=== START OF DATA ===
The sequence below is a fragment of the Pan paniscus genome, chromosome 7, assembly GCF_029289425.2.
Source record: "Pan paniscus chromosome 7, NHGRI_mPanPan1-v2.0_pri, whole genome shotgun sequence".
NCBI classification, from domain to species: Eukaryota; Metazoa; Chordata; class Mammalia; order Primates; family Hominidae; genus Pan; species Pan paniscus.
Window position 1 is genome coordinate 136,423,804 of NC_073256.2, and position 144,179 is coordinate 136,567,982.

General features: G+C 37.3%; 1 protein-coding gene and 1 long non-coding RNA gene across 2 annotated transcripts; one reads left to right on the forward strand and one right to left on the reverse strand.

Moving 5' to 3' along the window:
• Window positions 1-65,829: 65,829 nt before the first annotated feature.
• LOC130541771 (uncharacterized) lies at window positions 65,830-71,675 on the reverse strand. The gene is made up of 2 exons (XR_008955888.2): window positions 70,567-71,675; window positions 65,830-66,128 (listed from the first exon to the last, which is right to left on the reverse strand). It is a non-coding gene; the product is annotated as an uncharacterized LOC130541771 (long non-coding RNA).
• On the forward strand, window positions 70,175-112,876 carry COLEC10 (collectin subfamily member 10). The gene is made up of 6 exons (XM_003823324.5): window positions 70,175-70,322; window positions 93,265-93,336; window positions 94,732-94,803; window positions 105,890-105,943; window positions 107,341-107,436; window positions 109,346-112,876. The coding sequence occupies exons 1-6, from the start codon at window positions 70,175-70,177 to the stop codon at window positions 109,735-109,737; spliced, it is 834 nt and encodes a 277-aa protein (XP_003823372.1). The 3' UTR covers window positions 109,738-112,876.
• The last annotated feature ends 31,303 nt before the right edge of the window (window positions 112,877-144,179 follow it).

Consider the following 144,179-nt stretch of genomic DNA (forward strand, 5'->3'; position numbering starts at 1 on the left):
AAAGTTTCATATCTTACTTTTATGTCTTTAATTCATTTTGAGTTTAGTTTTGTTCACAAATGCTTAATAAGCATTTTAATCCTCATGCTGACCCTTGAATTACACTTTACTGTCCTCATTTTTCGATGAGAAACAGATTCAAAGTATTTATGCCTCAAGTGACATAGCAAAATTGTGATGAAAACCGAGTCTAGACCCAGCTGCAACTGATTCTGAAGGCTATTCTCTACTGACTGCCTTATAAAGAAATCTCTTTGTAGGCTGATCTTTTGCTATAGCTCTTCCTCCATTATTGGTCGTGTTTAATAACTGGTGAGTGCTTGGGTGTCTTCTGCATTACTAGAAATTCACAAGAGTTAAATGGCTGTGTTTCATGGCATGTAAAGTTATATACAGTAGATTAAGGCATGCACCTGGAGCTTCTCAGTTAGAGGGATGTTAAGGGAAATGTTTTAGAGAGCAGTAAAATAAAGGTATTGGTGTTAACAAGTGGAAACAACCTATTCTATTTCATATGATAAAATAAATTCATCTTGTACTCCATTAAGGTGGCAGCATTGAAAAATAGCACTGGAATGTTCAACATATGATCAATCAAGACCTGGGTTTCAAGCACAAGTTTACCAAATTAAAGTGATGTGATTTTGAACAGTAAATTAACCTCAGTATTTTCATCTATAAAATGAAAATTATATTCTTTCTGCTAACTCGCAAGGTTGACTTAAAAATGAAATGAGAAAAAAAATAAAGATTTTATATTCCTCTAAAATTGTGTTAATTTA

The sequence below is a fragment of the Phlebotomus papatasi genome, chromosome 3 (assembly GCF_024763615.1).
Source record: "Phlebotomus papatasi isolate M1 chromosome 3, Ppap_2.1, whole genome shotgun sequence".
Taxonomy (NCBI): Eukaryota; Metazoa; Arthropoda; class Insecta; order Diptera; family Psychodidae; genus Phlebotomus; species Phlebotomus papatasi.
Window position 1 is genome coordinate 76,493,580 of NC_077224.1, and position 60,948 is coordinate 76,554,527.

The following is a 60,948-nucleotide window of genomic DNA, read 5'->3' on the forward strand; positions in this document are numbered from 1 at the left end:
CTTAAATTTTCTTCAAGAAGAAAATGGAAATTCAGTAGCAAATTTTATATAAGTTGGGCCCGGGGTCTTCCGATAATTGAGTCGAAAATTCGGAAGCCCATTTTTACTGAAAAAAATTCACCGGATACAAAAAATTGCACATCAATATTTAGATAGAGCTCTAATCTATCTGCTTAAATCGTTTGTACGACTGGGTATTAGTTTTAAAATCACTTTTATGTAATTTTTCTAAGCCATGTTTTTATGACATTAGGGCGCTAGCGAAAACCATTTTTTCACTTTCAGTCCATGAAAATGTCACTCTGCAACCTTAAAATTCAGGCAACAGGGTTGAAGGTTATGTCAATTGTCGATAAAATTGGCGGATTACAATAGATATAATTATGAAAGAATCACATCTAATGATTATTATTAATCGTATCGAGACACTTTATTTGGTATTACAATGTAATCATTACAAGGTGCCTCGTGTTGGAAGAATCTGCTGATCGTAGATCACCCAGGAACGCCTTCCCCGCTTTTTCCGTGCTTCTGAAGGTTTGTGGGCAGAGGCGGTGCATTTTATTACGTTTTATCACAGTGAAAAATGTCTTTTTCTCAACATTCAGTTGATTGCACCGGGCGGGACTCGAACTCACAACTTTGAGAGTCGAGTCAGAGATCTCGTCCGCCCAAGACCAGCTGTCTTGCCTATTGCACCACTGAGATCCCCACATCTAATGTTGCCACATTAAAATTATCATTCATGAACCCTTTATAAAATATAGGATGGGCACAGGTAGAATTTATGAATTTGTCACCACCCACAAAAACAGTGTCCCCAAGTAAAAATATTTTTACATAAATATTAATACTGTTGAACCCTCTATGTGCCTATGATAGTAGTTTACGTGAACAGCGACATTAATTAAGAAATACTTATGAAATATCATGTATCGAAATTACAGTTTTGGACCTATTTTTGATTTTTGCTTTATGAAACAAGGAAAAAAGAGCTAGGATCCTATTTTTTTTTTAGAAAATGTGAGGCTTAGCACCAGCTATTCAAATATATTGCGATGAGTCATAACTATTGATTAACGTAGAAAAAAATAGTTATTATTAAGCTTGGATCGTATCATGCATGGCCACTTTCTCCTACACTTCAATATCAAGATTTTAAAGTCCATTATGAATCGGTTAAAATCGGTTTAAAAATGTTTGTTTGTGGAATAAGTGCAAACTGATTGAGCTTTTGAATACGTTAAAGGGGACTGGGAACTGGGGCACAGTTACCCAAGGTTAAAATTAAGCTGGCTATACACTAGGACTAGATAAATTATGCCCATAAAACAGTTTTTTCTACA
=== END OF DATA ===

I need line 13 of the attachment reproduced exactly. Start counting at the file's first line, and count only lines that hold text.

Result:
The sequence below is a fragment of the Phlebotomus papatasi genome, chromosome 3 (assembly GCF_024763615.1).